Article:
Welcome, yet gain, to another shortsighted piece on Washington’s dining scene from the New York Times. Journalist Jennifer Steinhauer—the same writer who called DC’s coffee culture “meh” and named Capitol Hill the dominion of junk-food purveyors—pens another assessment of our culinary landscape. The topic du jour: the recent emergence of neighborhood restaurants.
“For decades, Washington’s dining scene has been made up mostly of two kinds of restaurants,” writes Steinhauer. “There are the expense-account steakhouses and hushed white-tablecloth hotel eateries catering to the political class with money to spend. At the other end are the cheap ethnic restaurants dotting the city and its outlying suburbs.”
I couldn’t agree more when it comes to the article’s main theme: Washington boasts more destination-worthy neighborhood haunts than ever—wonderful places like the Red Hen and Daikaya. This evolution is worth celebrating (or even noting in the New York Times), and it’s a promising progression. But to paint the recent dining past as so black-and-white, or ethnic and white-tablecloth, does a disservice to the many eateries that came before Petworth Citizen and Crane & Turtle, Steinhauer’s harbingers of the city’s dining future.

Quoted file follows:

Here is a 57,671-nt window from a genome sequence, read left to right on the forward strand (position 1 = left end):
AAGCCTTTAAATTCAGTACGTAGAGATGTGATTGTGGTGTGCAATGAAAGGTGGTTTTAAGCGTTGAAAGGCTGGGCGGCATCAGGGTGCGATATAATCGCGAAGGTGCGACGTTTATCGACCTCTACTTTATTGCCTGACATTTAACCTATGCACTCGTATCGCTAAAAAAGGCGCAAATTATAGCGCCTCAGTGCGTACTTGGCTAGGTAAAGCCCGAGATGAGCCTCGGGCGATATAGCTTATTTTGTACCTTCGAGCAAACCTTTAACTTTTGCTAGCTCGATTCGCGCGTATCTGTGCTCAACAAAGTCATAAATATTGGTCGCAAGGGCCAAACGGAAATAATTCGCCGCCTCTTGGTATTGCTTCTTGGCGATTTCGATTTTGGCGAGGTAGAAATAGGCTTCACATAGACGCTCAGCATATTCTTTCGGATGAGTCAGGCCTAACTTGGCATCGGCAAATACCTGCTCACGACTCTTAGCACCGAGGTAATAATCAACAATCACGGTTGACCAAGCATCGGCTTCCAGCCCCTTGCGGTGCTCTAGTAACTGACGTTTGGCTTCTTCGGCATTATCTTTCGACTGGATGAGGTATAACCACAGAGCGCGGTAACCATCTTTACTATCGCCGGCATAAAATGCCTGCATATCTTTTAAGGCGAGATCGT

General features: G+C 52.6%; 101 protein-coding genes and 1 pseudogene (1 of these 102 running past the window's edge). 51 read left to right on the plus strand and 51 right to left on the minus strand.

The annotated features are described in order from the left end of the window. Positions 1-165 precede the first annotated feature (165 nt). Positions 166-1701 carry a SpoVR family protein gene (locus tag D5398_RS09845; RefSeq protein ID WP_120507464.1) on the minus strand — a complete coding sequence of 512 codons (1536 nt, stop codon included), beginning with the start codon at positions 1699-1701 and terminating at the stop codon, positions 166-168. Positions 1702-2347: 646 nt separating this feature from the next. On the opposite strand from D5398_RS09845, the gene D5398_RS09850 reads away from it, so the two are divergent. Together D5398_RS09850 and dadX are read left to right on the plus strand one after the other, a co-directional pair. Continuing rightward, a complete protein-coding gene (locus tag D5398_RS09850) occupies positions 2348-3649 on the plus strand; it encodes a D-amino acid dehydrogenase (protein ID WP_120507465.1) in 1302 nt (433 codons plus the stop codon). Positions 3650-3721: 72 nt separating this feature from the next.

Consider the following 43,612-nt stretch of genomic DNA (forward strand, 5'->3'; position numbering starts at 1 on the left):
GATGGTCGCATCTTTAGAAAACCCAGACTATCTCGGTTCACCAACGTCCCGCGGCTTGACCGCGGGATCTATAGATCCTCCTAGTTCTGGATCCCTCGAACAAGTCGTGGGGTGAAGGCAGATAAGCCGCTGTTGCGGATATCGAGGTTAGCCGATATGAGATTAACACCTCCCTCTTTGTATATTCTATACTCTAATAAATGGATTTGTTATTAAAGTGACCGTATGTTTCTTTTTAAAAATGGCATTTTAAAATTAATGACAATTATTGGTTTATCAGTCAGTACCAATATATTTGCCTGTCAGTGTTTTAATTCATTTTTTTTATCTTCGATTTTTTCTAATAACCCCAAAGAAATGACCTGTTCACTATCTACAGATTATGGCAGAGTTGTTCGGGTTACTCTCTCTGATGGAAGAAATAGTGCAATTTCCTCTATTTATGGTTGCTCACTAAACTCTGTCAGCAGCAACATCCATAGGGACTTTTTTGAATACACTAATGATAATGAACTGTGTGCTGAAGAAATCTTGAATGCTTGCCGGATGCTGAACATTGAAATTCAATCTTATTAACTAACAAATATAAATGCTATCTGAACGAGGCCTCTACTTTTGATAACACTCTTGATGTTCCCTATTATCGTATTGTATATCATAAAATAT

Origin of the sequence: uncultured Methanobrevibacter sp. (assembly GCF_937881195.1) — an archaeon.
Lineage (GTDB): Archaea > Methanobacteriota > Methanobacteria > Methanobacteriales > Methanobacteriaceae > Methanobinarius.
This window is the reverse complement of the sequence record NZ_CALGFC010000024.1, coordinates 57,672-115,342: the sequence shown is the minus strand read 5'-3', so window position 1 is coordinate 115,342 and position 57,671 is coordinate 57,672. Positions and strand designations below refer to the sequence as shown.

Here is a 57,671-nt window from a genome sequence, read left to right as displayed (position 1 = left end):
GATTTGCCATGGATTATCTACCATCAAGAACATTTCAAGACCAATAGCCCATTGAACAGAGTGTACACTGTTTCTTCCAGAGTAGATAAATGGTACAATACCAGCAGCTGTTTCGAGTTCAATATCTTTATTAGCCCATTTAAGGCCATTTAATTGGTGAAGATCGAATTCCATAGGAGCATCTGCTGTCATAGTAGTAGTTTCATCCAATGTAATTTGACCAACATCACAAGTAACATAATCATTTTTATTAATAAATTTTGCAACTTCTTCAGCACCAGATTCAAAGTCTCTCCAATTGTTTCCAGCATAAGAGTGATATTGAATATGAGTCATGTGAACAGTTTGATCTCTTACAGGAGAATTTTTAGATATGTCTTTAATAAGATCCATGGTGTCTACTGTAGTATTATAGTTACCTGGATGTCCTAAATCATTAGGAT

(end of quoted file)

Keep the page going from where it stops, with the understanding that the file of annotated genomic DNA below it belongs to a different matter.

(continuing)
Just look at the “once-dicey” Adams Morgan, where my parents spent many date nights at La Fourchette in the ’70s, and where Meskerem introduced the greater public to Ethiopian food when it debuted in 1985. We ate at both when I was growing up, as well as at Sushi Ko in Glover Park—Washington’s pioneer sushi restaurant—Johnny’s Half Shell in Dupont (then more casual than the current Capitol Hill iteration), and Austin Grill during the Ann Cashion golden years, before she opened Cashion’s Eat Place.
One of my early childhood food memories is discovering pho at the shuttered Germaine’s on Wisconsin Avenue, which served superb Vietnamese dishes in a fine-dining setting long before Daikaya came along. And while Ben’s Chili Bowl was never the kind of Grey Lady-revered place “where the stroller set settles in with the small-batch-bourbon swilling groovesters for some solid roast chicken,” it’s an iconic “residential neighborhood” restaurant, even by Manhattan standards.
Was there a culinary scene in Harlem before Marcus Samuelsson’s Red Rooster? Did the stroller set and swilling groovesters put Brooklyn on the dining map?
While neighborhood spots like Petworth Citizen may be “the future of dining in Washington, D.C.,” they hardly arrived yesterday.